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2. Environmental Entitlements in the New Colonial Order,1888–c. 1905

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pp. 63-88

Alongside the political machinations surrounding the authority structures of resource management, the implementation of colonial forest restrictions entailed complex negotiations within and between African communities and government circles over environmental entitlements. Forest officials, ...

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3. Shifting Terrains of Wood Access in the Early Twentieth Century, 1903–1930s

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pp. 89-121

Beginning in the 1900s, particular changes in the scope and nature of colonial forest control more extensively shaped Africans’ experiences of wood access across the Transkei. Finally enjoying a more secure position in the colonial bureaucracy, the Forest Department garnered stronger administrative ...

Part II

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4. Remapping Historical Landscapes: Forest Species and the Contours of Social and Cultural Life

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pp. 125-144

There were many realities shaping Africans’ experiences of and responses to resource access in the late nineteenth and early twentieth centuries outside of the colonial changes to political economies and ecologies described thus far. People participated in and adjusted to complex social and cultural ...

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5. The Python and the Crying Tree: Commentaries on the Nature of Colonial and Environmental Power

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pp. 145-159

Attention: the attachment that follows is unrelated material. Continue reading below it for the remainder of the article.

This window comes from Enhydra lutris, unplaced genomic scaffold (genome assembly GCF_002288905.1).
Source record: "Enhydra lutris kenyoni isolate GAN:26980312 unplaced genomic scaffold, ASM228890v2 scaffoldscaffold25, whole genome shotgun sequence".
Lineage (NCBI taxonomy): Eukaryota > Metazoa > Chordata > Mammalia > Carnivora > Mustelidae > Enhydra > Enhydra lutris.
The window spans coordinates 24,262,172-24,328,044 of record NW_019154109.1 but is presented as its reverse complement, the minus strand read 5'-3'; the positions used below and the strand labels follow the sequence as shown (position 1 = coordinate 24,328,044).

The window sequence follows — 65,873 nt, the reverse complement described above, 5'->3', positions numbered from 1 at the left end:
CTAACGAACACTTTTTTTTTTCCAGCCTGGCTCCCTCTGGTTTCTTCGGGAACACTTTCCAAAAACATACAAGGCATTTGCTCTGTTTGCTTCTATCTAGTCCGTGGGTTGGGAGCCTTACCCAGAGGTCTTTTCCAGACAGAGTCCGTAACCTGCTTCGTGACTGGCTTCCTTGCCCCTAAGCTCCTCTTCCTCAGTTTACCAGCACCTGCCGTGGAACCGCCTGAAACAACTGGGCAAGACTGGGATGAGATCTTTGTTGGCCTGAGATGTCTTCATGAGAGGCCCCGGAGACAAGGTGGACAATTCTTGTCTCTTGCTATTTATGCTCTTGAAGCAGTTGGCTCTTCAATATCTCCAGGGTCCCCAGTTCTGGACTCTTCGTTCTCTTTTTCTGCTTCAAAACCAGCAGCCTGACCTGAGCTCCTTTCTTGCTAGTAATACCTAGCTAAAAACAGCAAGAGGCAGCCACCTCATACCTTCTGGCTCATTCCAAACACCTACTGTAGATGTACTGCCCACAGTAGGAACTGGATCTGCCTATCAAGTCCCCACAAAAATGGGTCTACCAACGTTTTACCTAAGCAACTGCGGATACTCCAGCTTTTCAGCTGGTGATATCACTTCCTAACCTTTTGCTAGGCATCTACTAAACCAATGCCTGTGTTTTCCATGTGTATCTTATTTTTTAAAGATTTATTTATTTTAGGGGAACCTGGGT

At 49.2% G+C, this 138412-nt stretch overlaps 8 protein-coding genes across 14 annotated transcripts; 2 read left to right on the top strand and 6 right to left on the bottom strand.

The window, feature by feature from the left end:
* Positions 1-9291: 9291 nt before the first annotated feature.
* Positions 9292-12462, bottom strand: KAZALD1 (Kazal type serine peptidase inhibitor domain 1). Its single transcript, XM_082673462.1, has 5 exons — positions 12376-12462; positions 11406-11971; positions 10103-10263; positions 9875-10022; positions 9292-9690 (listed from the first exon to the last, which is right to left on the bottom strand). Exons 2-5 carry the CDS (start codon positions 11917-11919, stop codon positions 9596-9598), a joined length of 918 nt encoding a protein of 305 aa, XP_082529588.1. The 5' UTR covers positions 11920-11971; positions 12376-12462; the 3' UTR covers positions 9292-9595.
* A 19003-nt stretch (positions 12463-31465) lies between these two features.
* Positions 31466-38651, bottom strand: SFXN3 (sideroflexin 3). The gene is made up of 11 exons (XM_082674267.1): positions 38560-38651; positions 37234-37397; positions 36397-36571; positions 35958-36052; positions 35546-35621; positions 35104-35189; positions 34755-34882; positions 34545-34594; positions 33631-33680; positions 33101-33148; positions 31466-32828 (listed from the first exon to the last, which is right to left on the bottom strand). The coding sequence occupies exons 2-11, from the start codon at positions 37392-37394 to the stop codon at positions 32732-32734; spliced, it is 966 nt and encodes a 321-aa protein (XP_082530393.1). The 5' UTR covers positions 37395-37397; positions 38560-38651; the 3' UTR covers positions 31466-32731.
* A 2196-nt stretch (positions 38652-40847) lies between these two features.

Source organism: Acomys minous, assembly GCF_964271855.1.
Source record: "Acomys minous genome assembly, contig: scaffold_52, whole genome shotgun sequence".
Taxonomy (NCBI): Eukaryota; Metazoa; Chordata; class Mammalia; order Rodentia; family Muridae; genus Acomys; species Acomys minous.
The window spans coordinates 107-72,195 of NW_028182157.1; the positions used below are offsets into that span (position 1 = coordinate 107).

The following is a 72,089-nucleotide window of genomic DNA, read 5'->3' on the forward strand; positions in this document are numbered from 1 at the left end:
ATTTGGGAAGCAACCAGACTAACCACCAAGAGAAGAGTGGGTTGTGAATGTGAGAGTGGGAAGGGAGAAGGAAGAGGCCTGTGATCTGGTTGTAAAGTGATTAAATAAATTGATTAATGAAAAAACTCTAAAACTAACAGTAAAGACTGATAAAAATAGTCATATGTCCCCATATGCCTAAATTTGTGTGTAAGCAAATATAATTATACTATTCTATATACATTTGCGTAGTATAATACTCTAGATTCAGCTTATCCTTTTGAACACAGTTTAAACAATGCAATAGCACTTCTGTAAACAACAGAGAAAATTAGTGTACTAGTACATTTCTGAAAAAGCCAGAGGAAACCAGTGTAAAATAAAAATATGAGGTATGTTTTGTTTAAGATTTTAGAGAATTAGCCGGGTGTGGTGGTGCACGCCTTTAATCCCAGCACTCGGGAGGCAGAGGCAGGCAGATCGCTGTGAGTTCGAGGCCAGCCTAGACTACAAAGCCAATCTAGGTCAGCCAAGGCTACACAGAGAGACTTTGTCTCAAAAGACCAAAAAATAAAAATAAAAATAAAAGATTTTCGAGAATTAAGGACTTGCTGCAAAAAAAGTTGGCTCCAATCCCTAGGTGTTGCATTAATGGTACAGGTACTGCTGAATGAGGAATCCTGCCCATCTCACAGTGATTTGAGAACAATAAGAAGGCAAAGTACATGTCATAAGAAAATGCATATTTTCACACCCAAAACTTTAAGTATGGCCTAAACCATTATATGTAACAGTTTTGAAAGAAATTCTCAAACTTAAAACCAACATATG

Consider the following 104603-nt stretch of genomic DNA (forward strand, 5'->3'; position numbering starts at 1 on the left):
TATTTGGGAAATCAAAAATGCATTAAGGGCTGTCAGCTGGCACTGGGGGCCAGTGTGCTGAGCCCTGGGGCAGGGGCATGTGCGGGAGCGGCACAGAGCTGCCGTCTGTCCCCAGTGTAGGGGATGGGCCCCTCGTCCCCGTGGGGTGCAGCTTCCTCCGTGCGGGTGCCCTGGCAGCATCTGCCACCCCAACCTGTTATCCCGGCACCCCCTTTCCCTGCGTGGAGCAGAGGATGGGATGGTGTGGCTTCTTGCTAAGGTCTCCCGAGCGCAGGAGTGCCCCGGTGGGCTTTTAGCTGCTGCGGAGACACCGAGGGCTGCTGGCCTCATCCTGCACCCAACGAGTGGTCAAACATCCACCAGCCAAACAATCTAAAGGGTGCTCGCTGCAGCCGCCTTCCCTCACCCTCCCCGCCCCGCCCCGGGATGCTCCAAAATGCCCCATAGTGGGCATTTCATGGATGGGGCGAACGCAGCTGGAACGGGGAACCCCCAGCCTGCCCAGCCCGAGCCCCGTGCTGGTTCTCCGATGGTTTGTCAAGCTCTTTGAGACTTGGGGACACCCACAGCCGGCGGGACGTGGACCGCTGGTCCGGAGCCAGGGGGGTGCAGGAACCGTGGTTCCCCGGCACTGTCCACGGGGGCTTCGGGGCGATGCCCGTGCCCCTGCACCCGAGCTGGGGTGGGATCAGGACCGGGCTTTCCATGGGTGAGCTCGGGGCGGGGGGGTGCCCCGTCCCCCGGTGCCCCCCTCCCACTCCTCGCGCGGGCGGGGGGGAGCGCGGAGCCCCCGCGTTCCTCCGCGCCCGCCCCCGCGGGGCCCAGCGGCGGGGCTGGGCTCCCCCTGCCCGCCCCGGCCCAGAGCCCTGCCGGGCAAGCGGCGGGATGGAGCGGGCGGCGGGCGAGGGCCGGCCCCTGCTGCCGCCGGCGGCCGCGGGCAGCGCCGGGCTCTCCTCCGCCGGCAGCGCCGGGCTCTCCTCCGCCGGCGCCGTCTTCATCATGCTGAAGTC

Exploring in detail the negotiated cultural meaning of particular landscapes in the early colonial Transkei is often difficult. Oral sources provide crucial insights into local perspectives on the cultural significance of various forest resources and the history of state resource interventions, yet their ...

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Conclusion

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pp. 160-166

The various historical developments and processes described in this book—from people contending with political-ecological restructuring and gendered changes in economies and entitlements to the meaning and use of resources in diverse social and cultural practices—reveal many linked ...

Notes

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pp. 167-233

Bibliography

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pp. 235-261

Index

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pp. 263-268


E-ISBN-13: 9780821442272
Print-ISBN-13: 9780821416990

Publication Year: 2006

Research Areas

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Subject Headings

  • Indigenous peoples -- Ecology -- South Africa -- Transkei -- History.
  • Indigenous peoples -- South Africa -- Transkei -- Social conditions.
  • Forest ecology -- South Africa -- Transkei.
  • Landscape changes -- South Africa -- Transkei.
  • Europe -- Colonies -- Africa.
  • Transkei (South Africa) -- Colonization.
  • Transkei (South Africa) -- Environmental conditions.